I wanted to throw a little attention toward Adventures In Immediate Irreality by Max Blecher. I haven’t had time to read this book yet, but I’m going to. It has a lot going for it—first of all, Daniel Medin speaks highly of it, which is a high endorsement. Secondly, it is the final book to be translated by the late Michael Henry Heim, which makes it very much of note.
And check out this biography:
Max Blecher’s father was a successful Jewish merchant and the owner of a porcelain shop. Blecher attended primary and secondary school in Roman, Romania. After receiving his baccalaureat, Blecher left for Paris to study medicine. Shortly thereafter, in 1928, he was diagnosed with spinal tuberculosis (Pott’s disease) and forced to abandon his studies. He sought treatment at various sanatoriums: Berck-sur-Mer in France, Leysin in Switzerland and Tekirghiol in Romania. For the remaining ten years of his life, he was confined to his bed and practically immobilized by the disease. Despite his illness, he wrote and published his first piece in 1930, a short story called “Herrant” in Tudor Arghezi’s literary magazine Bilete de papagal. He contributed to André Breton’s literary review Le Surréalisme au service de la révolution and carried on an intense correspondence with the foremost writers and philosophers of his day such as André Breton, André Gide, Martin Heidegger, Illarie Voronca, Geo Bogza, Mihail Sebastian, and Sașa Pană. In 1934 he published Corp transparent, a volume of poetry.
In 1935, Blecher’s parents moved him to a house on the outskirts of Roman where he continued to write until his death in 1938 at the age of 28. During his lifetime he published two other major works, Întâmplări în irealitate imediată (Adventures in Immediate Irreality) and Inimi cicatrizate (Scarred Hearts), as well as a number of short prose pieces, articles and translations. Vizuina luminată: Jurnal de sanatoriu (The Lit Up Burrow: Sanatorium Journal) was published posthumously in part in 1947 and in full in 1971.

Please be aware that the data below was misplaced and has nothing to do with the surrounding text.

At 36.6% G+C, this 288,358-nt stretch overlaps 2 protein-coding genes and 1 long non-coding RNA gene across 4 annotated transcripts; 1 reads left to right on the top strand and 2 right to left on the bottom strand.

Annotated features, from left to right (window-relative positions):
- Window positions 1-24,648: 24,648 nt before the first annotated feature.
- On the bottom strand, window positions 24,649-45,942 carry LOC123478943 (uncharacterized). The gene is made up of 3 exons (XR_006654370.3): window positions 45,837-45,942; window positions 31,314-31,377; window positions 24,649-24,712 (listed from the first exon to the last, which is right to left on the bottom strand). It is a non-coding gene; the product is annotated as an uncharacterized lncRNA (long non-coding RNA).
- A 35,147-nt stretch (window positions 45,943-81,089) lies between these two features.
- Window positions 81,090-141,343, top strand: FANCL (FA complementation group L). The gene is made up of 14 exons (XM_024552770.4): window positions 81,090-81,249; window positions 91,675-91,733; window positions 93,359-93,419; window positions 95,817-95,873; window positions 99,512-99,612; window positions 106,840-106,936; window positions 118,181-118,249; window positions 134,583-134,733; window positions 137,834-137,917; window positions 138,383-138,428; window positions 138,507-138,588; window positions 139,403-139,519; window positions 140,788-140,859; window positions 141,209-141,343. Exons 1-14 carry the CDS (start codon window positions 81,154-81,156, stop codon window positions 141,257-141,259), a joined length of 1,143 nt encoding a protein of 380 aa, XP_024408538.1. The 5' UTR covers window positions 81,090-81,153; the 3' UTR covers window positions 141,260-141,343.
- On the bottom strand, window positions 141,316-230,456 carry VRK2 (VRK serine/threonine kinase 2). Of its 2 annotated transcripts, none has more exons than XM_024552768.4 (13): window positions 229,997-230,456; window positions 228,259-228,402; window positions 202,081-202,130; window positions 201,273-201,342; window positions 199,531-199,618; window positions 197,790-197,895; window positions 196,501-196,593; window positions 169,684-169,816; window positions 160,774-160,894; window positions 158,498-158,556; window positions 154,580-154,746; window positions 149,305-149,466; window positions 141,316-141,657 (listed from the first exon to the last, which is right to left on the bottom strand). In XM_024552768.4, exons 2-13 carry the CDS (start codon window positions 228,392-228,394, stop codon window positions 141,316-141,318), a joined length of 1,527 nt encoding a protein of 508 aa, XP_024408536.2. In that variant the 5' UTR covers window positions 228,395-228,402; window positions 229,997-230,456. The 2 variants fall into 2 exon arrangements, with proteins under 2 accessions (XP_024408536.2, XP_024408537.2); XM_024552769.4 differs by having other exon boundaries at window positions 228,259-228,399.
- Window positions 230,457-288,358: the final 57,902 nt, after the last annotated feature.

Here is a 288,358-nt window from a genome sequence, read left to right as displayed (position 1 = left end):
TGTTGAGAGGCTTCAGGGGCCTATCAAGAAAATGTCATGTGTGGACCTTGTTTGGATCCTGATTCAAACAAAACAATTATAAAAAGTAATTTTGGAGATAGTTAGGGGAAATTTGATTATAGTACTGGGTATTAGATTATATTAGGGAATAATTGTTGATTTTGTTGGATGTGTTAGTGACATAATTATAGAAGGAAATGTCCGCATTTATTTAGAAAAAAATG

Herta Müller’s introduction to Adventures In Immediate Irreality is available at The White Review.
Here is the review in Kirkus. And here is the review in The Literary Review.
The first Sebald that I read was The Rings of Saturn. This was in the spring of 2006.
Back then I didn’t like writing in my books, so I used these sticky colored tape things to mark passages I found interesting.
After that was On the Natural History of Destruction. There was no real reason I read this one next—I just happened to find it used at Moe’s Books, and I took it to Mexico with me.
I read it in late 2006. You can see my ticket for the anthropological museum of Xalapa, Veracruz, which has a magnificent collection of enormous Toltec heads, among many other items. Definitely a Sebaldian location. Incidentally, that entry fee is in Mexican pesos, not dollars, so it came out to about $4.00, not $40.00.
After that it was Austerlitz. I recall reading this in a subletted apartment in Berkeley right after I had returned form Latin America, while writing an essay on Bioy and Kafka.
It was about this time I read my first work of Sebald criticism, J.J. Long’s W.G. Sebald: Image, Archive, Modernity.
And some marginalia.